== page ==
Mapping Network Drives at Multiple Locations


Network drives allow multiple users on the same network to have acccess to the shared folders/files. However, if you have two different sets of network drives (at work and at home, for example), it can be a hassle to manually map drives when your computer 'resumes' on the new network.

For example, if I'm at work, all my network drives are available. When I go home and connect to the local network, my work network drives disappear (that's fine, they're not available anyway) but my home network drives don't automatically map. The same is true when going from 'home' back to 'work'.

Manually mapping a network drive isn't difficult, but if you have to map multiple drives, multiple times a day, it's a hassle.


To make mapping easier, I designed a vbscript file that can map any number of network drives. The script file accepts one parameter at the command line - the name of the text (.txt) file containing the drive mappings you want.

With this in place, I can execute the command MapNetworkDrives.vbs drives-work.txt or MapNetworkDrives.vbs drives-home.txt to re-map my home or work drives, respectively. These commands can be easily saved as a shortcut (double-click the shortcut to map your drives) or built into an AutoHotKey script to detect your network and intelligently choose which drives to map.

Getting Started

To make this work, you need at least two files.

MapNetworkDrives.vbs is the script file that does the processing and mapping.

drives-work-sample.txt is an example of a file containing mappings. This file can be named anything you prefer; what's important is the format and contents of the file. The following note (also available inside MapNetworkDrives.vbs) explains that format:

This script maps network drives, based on an argument passed at the command line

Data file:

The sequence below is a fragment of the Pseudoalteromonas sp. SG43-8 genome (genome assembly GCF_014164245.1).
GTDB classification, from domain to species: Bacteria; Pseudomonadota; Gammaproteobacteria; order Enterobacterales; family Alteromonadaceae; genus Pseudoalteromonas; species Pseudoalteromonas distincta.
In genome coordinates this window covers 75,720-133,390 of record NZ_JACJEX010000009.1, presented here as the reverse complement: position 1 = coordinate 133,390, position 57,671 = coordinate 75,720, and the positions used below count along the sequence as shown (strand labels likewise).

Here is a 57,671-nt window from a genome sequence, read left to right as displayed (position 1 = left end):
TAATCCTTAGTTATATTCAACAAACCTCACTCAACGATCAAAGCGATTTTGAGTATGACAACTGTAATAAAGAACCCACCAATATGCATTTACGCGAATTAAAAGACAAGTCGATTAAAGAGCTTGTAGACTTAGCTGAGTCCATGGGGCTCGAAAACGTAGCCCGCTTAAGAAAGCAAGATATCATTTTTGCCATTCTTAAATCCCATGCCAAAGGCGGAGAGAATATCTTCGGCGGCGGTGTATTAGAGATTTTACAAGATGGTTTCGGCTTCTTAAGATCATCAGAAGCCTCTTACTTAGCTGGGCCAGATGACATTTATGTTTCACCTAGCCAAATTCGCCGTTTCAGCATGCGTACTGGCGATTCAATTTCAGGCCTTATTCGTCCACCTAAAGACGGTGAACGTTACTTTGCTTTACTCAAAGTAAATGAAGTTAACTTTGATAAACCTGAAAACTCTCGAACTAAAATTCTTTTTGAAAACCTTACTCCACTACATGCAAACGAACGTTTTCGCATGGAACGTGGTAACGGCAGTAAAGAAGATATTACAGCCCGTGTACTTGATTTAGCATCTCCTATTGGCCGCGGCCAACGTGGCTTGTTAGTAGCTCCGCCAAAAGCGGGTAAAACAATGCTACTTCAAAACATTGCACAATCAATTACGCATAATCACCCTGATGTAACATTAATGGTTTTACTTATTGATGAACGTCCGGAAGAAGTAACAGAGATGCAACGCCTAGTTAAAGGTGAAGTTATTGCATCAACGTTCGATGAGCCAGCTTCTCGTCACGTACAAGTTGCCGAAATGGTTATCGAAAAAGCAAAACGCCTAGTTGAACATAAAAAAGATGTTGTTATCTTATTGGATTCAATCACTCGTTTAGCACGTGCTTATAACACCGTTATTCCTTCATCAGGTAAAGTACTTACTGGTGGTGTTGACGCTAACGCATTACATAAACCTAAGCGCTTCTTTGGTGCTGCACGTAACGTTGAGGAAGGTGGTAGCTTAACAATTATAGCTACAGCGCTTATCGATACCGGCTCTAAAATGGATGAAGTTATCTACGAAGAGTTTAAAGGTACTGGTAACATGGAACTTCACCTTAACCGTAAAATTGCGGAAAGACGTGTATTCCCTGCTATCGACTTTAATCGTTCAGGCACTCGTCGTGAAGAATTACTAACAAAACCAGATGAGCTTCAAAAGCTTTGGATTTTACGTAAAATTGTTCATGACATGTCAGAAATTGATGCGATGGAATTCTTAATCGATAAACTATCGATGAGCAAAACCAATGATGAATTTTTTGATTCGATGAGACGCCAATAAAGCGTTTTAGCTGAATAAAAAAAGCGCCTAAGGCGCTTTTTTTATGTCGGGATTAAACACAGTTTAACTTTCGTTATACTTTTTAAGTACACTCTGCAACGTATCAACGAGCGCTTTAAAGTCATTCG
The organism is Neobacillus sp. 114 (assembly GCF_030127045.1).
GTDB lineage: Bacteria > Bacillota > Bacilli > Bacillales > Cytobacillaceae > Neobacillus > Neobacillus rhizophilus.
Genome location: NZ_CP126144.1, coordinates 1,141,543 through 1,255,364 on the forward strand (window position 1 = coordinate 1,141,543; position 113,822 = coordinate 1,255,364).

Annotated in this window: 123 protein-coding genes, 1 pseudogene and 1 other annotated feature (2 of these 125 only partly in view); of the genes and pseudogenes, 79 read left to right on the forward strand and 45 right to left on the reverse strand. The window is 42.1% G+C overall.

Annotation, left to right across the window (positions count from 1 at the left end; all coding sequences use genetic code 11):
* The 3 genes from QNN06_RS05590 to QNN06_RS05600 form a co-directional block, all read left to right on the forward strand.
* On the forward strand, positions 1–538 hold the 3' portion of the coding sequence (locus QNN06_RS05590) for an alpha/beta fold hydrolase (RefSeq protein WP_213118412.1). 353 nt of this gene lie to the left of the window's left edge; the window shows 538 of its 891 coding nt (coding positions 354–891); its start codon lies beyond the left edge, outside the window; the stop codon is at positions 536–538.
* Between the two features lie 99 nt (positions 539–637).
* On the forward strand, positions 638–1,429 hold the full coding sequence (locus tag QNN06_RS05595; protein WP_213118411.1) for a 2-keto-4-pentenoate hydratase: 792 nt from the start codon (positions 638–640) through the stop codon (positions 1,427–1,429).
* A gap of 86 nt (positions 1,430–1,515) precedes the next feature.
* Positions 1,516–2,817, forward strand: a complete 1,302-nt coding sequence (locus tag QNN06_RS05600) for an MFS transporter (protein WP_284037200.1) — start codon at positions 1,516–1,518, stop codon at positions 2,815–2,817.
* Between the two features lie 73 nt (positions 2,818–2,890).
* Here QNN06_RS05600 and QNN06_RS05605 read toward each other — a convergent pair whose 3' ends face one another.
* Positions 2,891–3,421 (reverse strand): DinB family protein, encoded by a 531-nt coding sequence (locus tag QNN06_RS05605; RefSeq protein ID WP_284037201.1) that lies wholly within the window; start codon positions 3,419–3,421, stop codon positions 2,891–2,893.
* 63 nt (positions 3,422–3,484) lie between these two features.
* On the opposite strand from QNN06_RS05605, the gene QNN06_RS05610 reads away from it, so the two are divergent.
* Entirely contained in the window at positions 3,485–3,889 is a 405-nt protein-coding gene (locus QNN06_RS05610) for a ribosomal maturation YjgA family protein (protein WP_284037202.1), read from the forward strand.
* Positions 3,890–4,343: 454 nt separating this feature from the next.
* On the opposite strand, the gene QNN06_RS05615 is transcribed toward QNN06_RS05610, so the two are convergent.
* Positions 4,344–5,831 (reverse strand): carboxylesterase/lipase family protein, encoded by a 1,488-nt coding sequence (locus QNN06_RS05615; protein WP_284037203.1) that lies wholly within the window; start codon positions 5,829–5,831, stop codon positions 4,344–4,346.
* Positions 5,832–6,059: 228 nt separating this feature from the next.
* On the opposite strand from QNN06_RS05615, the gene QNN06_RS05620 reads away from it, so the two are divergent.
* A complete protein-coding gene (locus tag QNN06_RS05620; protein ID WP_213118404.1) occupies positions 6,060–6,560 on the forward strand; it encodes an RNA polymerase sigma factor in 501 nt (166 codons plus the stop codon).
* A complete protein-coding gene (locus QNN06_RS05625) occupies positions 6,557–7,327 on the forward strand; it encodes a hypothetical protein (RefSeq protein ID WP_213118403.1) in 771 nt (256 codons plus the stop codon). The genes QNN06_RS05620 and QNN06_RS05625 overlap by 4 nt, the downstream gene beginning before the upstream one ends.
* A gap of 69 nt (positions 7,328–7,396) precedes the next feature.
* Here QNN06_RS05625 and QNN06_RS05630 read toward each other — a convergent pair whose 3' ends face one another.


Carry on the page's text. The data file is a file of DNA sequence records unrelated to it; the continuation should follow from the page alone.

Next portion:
The text file passed as argument 0 needs to be plain text, with a drive to map on
each line. The lines need to be pipe-separated (|), in the format:
DriveLetter | UNC Path to map | Name to be assigned to mapping
Optionally, a username and password can be provided to the script for each mapping:
DriveLetter | UNC Path to map | Name to be assigned to mapping | username | password

You'll want a separate version of this file for each network location at which you want to map drives.

To get the code, and read how to set up a Windows Desktop Shortcut to automate mapping your drives, click through for page two.

Setting up a Shortcut

  • On you Windows desktop, right-click, then click New->Shortcut.
  • Click Browse..., then navigate to the location where you stored MapNetworkDrives.vbs, click on that file, then click Ok, and then click Next.
  • Type a name you like for the shortcut, or accept what's there with the Finish button.
  • Right-click your new shortcut, and click Properties
  • In the Target field, you should see the full path to your MapNetworkDrives.vbs file. You need to add a space, and then the name of your mappings file (drives-work-sample.txt) to the Target. For example:

    C:\Users\john\Documents\MapNetworkDrives.vbs drives-work-sample.txt

  • Click Ok once you've got the Target field completed.

You can now double-click the shortcut to map your drives. It should work, assuming the drives are available on your current network.

Full Code

Here are links to the full, working code for both files discussed.

You'll need to remove the "_.txt" file extension from the MapNetworkDrives.vbs_.txt file once you have it downloaded.


Filtered HTML

  • Web page addresses and email addresses turn into links automatically.
  • Allowed HTML tags: <a href hreflang> <em> <strong> <cite> <blockquote cite> <code> <ul type> <ol start type> <li> <dl> <dt> <dd>
  • Lines and paragraphs break automatically.